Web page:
Obituaries will make the pedestrian mistake of lumping Lyndon LaRouche’s journey together with the likes of David Duke or David Icke. Note the characterization of a “mistake”: they will present his 60-odd years of political involvement as some sort of right-wing rhubarb, but not because they find his politics abhorrent. Who knows what his politics really were? Through all of his intelligence-gathering and cult-building and conspiracy-writing, what wasn’t LaRouche wrong about at some point? Denounced by Communist and Nazi parties, recruiting followers by the thousands through idiosyncratic psychoanalysis from Canada to Germany to the Philippines (peer-reviewed journals connect him to the Ba’aath party of Iraq), intensely paranoid about classical music (A=432hz lives on at YouTube), repeatedly running for president with Plato vs. Aristotle as a signature issue…
These are just randomly picked from the Wikipedia page on him. (The LaRouche Movement has a separate, even longer Wiki article). Lyndon LaRouche, man. The Keith Jarrett of political extremists, the Whitman of cult leaders, the Rothko of tax evaders.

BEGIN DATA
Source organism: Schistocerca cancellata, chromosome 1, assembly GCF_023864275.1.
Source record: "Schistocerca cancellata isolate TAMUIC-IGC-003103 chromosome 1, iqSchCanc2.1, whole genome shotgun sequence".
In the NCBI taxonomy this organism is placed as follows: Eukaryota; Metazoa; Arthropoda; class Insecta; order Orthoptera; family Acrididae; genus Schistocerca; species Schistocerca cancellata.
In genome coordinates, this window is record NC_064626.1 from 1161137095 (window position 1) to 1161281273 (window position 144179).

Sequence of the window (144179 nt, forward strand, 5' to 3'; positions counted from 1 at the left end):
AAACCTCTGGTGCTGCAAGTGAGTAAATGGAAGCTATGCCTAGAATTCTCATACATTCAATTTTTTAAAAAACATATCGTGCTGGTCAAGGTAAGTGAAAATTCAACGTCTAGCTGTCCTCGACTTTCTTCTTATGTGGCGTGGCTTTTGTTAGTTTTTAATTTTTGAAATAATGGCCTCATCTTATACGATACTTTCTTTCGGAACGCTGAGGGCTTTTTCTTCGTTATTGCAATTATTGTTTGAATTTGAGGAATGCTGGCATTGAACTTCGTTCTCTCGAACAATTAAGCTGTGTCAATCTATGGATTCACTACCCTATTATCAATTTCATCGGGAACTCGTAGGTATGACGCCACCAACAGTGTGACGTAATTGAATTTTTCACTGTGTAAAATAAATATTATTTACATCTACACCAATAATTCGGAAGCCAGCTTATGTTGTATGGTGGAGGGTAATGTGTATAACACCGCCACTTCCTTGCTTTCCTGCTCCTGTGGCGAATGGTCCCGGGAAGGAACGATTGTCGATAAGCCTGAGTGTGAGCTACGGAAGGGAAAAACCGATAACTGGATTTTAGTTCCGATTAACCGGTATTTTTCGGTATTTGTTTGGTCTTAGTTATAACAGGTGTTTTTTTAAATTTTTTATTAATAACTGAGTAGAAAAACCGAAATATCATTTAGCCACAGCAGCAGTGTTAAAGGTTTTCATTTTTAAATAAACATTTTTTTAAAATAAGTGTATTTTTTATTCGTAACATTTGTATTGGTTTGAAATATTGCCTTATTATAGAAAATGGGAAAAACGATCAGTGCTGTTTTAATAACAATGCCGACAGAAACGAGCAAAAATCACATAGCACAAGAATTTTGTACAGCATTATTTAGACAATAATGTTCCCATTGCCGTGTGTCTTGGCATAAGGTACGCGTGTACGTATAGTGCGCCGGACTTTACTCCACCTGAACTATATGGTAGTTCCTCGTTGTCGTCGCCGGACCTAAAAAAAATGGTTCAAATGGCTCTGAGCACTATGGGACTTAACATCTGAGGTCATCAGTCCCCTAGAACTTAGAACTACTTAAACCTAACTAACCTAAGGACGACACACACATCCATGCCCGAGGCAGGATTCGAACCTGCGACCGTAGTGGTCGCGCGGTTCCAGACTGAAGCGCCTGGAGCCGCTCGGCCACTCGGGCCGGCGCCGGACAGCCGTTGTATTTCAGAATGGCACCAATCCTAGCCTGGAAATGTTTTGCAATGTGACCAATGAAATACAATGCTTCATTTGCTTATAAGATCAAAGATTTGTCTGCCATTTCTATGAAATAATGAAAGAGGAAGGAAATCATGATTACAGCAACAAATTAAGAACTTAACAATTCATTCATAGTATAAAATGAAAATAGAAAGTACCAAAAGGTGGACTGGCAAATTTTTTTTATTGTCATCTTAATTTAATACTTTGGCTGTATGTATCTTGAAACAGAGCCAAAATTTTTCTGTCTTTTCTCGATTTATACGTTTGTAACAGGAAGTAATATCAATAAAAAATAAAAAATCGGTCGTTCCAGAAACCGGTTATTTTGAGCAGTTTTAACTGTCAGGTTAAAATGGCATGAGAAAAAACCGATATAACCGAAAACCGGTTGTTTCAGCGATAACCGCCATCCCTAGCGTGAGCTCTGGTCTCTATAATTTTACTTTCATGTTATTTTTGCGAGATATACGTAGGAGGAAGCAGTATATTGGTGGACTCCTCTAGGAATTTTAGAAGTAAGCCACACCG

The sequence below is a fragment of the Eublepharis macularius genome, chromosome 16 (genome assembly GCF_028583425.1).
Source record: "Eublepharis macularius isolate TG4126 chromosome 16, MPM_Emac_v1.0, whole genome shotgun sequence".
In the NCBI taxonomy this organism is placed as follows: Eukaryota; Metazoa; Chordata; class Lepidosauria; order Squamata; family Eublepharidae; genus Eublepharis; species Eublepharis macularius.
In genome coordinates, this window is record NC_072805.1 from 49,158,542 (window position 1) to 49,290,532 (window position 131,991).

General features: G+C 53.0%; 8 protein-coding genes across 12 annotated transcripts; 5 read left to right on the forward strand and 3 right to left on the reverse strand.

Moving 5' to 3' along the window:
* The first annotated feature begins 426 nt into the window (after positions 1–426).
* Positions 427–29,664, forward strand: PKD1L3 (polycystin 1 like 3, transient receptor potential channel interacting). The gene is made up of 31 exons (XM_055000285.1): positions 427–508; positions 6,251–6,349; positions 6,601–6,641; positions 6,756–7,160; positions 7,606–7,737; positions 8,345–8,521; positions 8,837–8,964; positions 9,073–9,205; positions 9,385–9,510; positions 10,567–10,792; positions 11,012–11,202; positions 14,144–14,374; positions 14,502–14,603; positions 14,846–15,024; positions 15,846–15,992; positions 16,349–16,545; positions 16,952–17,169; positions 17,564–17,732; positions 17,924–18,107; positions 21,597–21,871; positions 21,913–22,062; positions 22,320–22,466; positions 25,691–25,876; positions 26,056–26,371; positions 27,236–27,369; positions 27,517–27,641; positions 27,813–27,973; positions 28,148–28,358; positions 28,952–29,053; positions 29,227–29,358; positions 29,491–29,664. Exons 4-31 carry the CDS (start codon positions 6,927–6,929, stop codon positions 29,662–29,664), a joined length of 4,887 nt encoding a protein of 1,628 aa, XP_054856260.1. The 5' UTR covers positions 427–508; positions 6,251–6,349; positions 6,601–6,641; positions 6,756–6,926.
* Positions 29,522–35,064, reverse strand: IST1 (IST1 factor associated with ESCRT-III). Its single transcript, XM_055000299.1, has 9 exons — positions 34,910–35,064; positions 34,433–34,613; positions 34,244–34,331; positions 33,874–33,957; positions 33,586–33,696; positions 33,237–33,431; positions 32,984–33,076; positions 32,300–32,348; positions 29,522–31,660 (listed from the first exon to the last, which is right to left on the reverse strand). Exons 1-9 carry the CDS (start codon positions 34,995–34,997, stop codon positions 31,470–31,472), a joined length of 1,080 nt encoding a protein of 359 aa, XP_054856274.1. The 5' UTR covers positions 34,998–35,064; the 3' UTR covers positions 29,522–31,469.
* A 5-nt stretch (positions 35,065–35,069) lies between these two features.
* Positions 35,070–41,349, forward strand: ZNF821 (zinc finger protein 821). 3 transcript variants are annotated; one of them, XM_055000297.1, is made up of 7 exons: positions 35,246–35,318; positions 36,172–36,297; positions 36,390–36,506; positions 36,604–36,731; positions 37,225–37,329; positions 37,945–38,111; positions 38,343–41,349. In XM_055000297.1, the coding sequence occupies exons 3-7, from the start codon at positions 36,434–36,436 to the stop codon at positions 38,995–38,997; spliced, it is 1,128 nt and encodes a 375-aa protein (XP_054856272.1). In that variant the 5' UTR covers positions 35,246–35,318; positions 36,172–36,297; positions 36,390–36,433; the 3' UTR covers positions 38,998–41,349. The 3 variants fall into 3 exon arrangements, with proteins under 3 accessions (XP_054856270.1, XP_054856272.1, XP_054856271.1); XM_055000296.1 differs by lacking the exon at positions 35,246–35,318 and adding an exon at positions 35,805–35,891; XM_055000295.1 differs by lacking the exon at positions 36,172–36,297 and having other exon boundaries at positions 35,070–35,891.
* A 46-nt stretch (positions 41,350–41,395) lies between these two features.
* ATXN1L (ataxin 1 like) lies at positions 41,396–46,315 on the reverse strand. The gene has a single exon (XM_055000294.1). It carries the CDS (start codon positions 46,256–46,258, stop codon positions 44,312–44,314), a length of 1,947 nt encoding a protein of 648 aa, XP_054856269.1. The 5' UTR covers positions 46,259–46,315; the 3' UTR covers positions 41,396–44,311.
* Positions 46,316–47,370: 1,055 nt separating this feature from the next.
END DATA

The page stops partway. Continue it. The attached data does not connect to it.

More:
Conspiracy theories emerge from the fact that the world is already saturated by meaning. They float atop, like seagulls in a sea of trash. This is why facts can’t get in the way of, say, Hollow-Earth theory — in effect conspiracy theories don’t contradict reality. As we swim toward an asemic horizon, we move away from the conspiracy merchants (Pinkers and Dugins and Foucaults and Breitbarts and Paglias…) that saturate the already hypoxic waters. But as his lights go out, it’s worth saluting the intensity and fierceness of Lyndon LaRouche.
Here’s hoping we don’t need it.